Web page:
He blinks down at her, taking in her bright green eyes, the determined set of her jaw. Her blonde curls are piled on top of her head, and he resists the urge to tuck a stray one behind her ear, smooth it back to where it belongs. Penny is all about mayhem, brashness, mess—continually disturbing the natural ebb and flow of his life. Sheldon spends half his time trying to find order in her chaos.

"Still have," he says under his breath.

"What was that, sweetie?"

"I still have a lot to learn," he informs her, meeting her steady gaze. "Though I'm not the only one, it would appear."

She shoves him backwards, laughing brightly.

"Go put your stupid Superman shirt on," she orders. "Honestly, we came to the mall so I could drown my break-up sorrows in shoes, not so you could lecture me on grammar."

Sheldon ducks into his dressing room, begins to unbutton the shirt.

"I seem to remember you promising me a trip to the comic book store for my suffering," he reminds her, concerned she may have forgotten her end of the deal already. It wouldn't be the first time. "And didn't you just drown half of your paycheck in tiny t-shirts from that awful, perfume-drenched hellhole upstairs?"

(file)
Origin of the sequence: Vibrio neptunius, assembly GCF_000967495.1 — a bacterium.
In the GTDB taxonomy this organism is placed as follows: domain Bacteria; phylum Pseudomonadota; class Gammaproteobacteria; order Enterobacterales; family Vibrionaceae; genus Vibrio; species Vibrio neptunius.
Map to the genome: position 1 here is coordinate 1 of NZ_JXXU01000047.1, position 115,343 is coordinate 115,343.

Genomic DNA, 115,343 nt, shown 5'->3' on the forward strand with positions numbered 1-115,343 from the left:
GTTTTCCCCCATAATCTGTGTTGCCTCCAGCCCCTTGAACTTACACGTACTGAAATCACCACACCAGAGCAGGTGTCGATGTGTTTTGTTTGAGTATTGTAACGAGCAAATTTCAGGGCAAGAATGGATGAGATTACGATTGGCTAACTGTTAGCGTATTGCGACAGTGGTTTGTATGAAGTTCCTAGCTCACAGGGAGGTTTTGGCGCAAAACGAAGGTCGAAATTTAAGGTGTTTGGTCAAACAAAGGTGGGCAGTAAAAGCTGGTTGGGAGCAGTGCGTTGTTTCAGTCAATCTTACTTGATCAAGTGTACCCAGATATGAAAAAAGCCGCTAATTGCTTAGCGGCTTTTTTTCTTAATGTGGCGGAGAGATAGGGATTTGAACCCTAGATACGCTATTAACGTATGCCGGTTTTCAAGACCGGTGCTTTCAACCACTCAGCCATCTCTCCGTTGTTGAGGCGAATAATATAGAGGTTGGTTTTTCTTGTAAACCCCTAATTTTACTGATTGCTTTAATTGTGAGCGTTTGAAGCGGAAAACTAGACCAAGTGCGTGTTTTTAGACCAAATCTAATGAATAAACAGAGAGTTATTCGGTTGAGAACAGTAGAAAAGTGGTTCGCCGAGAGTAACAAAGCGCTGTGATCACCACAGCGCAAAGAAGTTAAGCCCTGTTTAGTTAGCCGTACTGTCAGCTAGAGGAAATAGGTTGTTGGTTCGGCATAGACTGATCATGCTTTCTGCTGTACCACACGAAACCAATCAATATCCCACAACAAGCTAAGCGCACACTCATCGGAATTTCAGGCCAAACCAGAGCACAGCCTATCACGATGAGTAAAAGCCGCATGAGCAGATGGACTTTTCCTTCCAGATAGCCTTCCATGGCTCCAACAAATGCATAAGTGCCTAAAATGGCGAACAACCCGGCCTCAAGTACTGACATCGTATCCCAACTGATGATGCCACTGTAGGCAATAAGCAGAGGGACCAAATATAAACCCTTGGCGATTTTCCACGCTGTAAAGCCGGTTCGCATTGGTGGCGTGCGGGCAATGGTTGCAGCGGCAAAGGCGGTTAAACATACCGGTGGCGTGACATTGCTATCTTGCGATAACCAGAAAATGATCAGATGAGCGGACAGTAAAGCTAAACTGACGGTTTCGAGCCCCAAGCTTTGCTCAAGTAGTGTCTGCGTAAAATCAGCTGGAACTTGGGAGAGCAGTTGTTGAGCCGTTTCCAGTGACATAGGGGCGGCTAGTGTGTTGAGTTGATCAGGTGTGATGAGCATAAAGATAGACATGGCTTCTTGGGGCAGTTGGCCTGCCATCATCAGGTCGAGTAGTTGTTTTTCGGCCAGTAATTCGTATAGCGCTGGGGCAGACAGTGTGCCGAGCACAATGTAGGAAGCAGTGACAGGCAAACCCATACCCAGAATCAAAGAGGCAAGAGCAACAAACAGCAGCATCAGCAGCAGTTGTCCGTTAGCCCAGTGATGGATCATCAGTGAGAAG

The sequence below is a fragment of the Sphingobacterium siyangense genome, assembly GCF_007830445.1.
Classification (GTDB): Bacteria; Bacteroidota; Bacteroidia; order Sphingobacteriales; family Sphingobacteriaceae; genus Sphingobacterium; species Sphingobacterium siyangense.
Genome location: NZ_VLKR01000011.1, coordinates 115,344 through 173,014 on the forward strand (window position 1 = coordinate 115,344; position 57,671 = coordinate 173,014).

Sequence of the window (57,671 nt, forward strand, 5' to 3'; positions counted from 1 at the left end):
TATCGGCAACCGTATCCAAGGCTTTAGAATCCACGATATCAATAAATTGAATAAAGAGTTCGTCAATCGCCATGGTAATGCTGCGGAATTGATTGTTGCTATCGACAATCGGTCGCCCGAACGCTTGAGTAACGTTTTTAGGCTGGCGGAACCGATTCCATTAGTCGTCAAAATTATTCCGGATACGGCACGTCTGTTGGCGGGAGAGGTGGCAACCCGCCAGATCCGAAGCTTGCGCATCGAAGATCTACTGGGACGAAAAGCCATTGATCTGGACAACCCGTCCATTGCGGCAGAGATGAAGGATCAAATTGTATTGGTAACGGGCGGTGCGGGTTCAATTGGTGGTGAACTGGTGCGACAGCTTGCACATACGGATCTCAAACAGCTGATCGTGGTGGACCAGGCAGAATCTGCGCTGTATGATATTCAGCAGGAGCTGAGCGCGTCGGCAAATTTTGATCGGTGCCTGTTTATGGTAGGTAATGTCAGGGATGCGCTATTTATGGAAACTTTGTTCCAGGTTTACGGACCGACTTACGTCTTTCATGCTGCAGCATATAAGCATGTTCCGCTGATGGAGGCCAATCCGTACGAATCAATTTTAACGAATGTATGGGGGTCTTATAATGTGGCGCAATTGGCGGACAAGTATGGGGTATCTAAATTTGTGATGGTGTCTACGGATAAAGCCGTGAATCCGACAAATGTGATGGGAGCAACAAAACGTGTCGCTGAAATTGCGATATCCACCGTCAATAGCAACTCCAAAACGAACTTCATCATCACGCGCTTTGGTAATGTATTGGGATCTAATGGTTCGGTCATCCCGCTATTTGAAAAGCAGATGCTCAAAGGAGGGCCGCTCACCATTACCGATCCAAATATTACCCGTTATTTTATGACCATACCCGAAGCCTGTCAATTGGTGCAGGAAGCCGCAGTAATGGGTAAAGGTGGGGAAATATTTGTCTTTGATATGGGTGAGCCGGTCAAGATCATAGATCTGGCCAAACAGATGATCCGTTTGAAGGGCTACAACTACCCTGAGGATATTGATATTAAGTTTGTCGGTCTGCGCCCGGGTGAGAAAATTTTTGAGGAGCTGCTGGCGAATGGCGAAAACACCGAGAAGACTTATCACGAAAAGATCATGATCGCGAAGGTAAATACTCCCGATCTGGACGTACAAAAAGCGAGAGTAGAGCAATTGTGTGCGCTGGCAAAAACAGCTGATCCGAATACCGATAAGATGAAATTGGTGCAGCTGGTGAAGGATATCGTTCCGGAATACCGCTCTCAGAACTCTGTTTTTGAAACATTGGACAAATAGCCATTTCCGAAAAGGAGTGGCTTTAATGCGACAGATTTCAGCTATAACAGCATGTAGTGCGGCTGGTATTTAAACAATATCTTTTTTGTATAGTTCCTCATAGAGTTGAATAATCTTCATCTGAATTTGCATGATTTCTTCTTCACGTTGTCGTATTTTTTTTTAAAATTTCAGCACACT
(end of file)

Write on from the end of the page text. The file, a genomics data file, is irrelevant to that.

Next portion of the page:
"Hey," Penny says testily, and he can hear her the rustle of her boy-bedecked shopping bag, "these are adorable!"

"It seems rather frivolous to waste nearly eighty-five dollars on t-shirts," Sheldon lectures, straightening out the blue button-down on its hanger. "Especially when one is basing the purchase on a factor as subjective as adorability."

"Sheldon, let me be clear: everyone will think I look cute." More rustling.

"Doubtful," Sheldon calls, buttoning his khakis. "This, of course, has less to do with your physical attractiveness (which even I must concede is above average) and more to do with my physiological reaction to said physical attractiveness. As I believe we've discussed, I have control over my more primitive—"

The door to the dressing room bangs open, even though Sheldon is at least ninety-seven percent sure he latched it.

Penny stands before him in one of her new shirts, a dark green one that clings to her curves.

It's not the first time he's seen her wearing something of this nature, but in this small space, with Penny so close, and that shirt so—Sheldon cannot help it: he swallows.

"That's what I thought," Penny says smugly, offering him a coy grin. "Dr. Sheldon Cooper, PhD, is speechless."

"It would take a great deal more than a t-shirt, however low-cut, to render me speechless," he assures her. "You are an attractive woman, Penny. That is neither revolutionary nor worthy of much attention. It does not impress me."

Rather than being offended, Penny laughs some more.

"See, that's what I like about you, Sheldon," she says. "Anybody else would be full of shit."

Penny pats his shoulder kindly and turns to saunter away. Sheldon chooses not to mention that she really does look quite nice in green.